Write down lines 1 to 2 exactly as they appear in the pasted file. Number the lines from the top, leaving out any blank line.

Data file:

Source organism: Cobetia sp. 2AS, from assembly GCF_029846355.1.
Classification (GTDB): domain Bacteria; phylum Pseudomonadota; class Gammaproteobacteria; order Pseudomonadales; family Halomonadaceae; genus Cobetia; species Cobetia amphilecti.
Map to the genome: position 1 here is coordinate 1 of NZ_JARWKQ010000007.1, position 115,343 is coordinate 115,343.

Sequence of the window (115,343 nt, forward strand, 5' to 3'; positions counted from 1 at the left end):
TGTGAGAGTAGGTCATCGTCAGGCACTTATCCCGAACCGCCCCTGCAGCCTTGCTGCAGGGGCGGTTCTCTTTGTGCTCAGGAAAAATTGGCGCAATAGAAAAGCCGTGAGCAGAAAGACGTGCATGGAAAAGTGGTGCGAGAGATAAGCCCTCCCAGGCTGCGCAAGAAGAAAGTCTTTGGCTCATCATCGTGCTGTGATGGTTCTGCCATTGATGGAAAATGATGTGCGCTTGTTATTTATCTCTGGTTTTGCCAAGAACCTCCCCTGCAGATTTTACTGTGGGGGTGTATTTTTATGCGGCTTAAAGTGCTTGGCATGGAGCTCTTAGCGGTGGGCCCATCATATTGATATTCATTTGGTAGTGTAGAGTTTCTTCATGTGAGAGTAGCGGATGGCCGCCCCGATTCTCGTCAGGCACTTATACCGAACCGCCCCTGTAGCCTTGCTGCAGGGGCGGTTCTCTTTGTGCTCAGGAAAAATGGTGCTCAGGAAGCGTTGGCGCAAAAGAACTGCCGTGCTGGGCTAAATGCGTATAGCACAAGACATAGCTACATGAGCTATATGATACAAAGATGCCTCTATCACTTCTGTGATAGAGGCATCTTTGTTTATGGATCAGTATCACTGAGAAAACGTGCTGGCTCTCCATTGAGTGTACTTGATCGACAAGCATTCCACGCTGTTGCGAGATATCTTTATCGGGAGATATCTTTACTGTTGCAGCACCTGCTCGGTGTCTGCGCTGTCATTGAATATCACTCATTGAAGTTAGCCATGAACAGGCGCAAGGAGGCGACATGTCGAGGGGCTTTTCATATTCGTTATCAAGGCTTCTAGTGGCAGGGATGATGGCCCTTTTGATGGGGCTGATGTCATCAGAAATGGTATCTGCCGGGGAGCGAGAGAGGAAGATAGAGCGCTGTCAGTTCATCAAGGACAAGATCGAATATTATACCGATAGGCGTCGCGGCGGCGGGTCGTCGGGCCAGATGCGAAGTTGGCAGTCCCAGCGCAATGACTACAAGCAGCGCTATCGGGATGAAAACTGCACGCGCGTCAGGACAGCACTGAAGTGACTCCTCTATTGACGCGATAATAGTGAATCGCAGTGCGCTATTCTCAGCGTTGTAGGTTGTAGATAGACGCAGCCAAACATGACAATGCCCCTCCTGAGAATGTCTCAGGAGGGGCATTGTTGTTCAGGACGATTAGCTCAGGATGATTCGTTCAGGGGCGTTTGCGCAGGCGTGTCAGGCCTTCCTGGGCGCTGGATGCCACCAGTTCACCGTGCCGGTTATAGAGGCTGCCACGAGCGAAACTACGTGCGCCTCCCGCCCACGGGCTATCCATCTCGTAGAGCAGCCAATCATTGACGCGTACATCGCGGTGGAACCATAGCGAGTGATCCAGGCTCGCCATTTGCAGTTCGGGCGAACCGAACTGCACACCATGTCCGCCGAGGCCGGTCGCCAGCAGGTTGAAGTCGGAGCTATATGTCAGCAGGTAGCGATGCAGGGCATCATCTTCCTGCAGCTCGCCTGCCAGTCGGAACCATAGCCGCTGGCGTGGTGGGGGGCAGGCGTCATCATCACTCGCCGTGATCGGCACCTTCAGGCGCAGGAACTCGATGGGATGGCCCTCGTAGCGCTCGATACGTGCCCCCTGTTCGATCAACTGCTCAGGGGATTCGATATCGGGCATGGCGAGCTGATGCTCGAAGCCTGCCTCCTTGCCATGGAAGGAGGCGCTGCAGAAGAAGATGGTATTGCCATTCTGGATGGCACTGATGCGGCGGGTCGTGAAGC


Source organism: Cobetia sp. 2AS, from assembly GCF_029846355.1.
Classification (GTDB): domain Bacteria; phylum Pseudomonadota; class Gammaproteobacteria; order Pseudomonadales; family Halomonadaceae; genus Cobetia; species Cobetia amphilecti.